Summary: ONe chrch appears alive but is dead, one feels as good as dead but there’s still ife there if only they’ll persevere.
Today we read about two churches with a significant contrast of characteristics. One thinks it’s alive but is dead, the other feels as good as dead but is alive.
Sardis was a sophisticated city and perhaps that was the reason that persecution against Christians wasn’t such a problem as it was in places like Smyrna and Philadelphia. It seems that the Jewish population of Sardis was well accepted despite the fact that they rejected pagan worship and that acceptance may have rubbed off on the Christian church since it was considered just a sect of Judaism.
In fact the Jewish synagogue in Sardis was one of the largest synagogues in the ancient world. And it may be that the Jewish people in Sardis had so integrated into this pagan, Gentile society that their tolerance of difference even extended to the Christian church unlike other cities in the region.
In any case there’s no hint here of any persecution against Christians. In fact the description seems to imply that this was a flourishing church. They have a reputation of being alive.
You can imagine what this might have been like. What would a church like this look like? It’s reputed to be alive so you can imagine their meetings overflowing with worshippers. Their social welfare program would have been extensive, perhaps mimicking the distribution of aid carried out by the seven deacons in the early Jerusalem church. They may have had numbers of groups meeting in homes around the city. Their worship band would have been a professional ensemble. Their preachers would have been top notch. Their children and youth programs would have been extensive. This would have been the sort of church that people hear about all over the country, that visitors seek out whenever they’re in the area.
But what’s the reality beneath the veneer of success? In reality they’re dead. Their works don’t actually match their image. They’re like the daffodils in my garden a the moment: plenty of green, but not a flower in sight. Their productivity as a church is minimal. The outward form seems OK but the fruit isn’t there.
Mind you they’re not quite dead. There’s still time for them to recover. There are still some who remain faithful. But they need to wake up, to recognise the crisis they’re in and begin to strengthen what remains alive.
Those of you who are fans of Lord of the Rings may remember the scene where Gandalf and the remaining members of the Fellowship of the Ring arrive at Rohan, the home of the horsemen of the plain. They discover that the king, Theoden, has had his mind polluted by an evil counsellor, Grima Wormtongue, to the point where he’s just waiting for death. Gandalf manages to overcome the evil influence of Grima and convinces the king to strengthen his arm again, to lead his people to fight for their freedom.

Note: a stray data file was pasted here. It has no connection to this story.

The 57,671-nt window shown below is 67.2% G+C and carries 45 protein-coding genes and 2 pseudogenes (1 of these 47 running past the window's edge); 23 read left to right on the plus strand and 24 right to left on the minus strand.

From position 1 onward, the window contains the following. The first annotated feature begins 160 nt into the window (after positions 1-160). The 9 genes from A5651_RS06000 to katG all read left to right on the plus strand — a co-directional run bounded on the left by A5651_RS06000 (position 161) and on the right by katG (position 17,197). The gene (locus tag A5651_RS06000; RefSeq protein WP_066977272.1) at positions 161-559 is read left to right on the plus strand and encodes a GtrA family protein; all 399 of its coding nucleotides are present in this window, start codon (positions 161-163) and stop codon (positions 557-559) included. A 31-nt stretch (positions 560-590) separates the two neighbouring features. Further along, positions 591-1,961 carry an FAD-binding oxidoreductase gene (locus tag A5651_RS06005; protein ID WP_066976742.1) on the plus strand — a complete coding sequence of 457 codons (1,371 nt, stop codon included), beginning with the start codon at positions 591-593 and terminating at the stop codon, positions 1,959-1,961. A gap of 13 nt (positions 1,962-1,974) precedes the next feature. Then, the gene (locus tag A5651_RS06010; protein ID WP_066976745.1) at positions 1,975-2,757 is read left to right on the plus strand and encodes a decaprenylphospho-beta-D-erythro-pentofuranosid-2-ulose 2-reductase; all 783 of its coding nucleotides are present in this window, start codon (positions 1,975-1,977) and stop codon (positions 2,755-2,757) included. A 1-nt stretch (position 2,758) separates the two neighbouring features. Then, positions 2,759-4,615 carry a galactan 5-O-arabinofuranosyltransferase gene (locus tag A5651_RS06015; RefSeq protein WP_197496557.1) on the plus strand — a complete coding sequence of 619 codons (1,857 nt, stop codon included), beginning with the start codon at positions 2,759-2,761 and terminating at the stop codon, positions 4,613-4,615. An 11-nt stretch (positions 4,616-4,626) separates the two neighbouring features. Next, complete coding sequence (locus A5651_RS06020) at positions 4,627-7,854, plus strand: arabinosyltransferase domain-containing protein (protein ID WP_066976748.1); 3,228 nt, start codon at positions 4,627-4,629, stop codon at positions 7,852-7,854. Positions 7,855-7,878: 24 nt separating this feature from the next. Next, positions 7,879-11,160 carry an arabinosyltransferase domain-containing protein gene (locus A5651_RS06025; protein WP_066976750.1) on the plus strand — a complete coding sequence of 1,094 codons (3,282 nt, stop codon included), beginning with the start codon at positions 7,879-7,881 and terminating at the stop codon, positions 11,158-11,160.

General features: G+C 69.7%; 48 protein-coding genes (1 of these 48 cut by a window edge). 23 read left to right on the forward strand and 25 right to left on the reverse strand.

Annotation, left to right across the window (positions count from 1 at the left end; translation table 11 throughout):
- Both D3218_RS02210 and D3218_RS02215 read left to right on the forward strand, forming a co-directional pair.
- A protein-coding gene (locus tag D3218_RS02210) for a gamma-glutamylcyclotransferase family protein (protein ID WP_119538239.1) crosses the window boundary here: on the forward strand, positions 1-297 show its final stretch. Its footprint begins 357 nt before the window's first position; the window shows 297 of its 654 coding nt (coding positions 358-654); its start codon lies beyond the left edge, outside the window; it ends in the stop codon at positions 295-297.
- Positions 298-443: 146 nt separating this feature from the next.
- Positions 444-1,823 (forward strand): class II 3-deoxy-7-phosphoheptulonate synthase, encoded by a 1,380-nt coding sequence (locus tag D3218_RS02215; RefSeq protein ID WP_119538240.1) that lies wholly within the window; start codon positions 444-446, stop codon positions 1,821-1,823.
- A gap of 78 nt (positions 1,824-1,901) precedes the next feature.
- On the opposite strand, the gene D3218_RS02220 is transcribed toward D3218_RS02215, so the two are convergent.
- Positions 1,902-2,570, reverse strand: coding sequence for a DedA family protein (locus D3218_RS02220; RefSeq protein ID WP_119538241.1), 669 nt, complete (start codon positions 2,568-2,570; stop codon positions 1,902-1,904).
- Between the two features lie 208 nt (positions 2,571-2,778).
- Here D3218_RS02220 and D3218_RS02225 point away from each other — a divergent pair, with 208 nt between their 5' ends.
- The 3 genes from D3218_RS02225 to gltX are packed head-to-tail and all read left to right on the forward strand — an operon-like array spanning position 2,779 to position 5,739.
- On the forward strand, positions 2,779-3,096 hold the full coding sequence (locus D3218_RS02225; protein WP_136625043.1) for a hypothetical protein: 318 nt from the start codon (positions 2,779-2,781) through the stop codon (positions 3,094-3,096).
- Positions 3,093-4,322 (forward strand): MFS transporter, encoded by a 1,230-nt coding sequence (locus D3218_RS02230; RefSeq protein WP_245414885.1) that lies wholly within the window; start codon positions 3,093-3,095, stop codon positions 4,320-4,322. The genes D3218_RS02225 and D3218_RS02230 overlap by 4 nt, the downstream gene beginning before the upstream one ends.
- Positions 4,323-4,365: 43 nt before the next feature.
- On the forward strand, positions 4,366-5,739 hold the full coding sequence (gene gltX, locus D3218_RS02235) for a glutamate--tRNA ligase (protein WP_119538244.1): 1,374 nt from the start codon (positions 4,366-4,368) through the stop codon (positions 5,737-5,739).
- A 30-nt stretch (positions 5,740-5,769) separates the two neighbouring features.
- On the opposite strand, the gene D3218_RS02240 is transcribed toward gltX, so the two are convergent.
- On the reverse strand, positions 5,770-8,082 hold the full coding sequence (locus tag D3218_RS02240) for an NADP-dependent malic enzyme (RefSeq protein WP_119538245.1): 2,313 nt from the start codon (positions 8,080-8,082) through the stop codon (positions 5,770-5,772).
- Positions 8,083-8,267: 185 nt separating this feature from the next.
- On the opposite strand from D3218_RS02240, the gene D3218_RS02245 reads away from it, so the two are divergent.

That’s what this church is being called to do. Flex your muscles again. Rediscover your gifts. Stop taking life for granted and begin to produce the fruit that Christ expects of you.
Do you remember me suggesting that the church suffering persecution is more likely to produce fruit than those living in comfort? Well here’s a good example of the latter. There’s no suffering mentioned but no fruit either. Instead they seem to be coasting along, taking for granted their status as God’s people.
At the same time there are those in this church who remain faithful, who haven’t soiled their clothes. I take that to mean these people haven’t succumbed to the temptation either to compromise, as we saw last week, or to simply withdraw from active ministry into coasting along as a Christian.
As in other letters there’s a severe warning given to those who are asleep or nearing death: Jesus will come like a thief, and you will not know at what hour he will come to you. This was part of Jesus’ warning to his disciples about the unexpected nature of his return, remember. But here it’s in the context of him coming to judge their inactivity. In fact the warning is heightened by the promise of reward to those who are still remaining faithful. Look at v5: "If you conquer, you will be clothed like them in white robes, and I will not blot your name out of the book of life." The implied threat of course is that those who fail to persevere will be blotted out of the book of life, will lose their inheritance. It was the practice in some places at that time for citizens who were to be executed to have their names erased from the register of citizens, just before their death.
So this deathly inactivity on the part of the majority in the church in Sardis was a real danger as far as their long term future was concerned.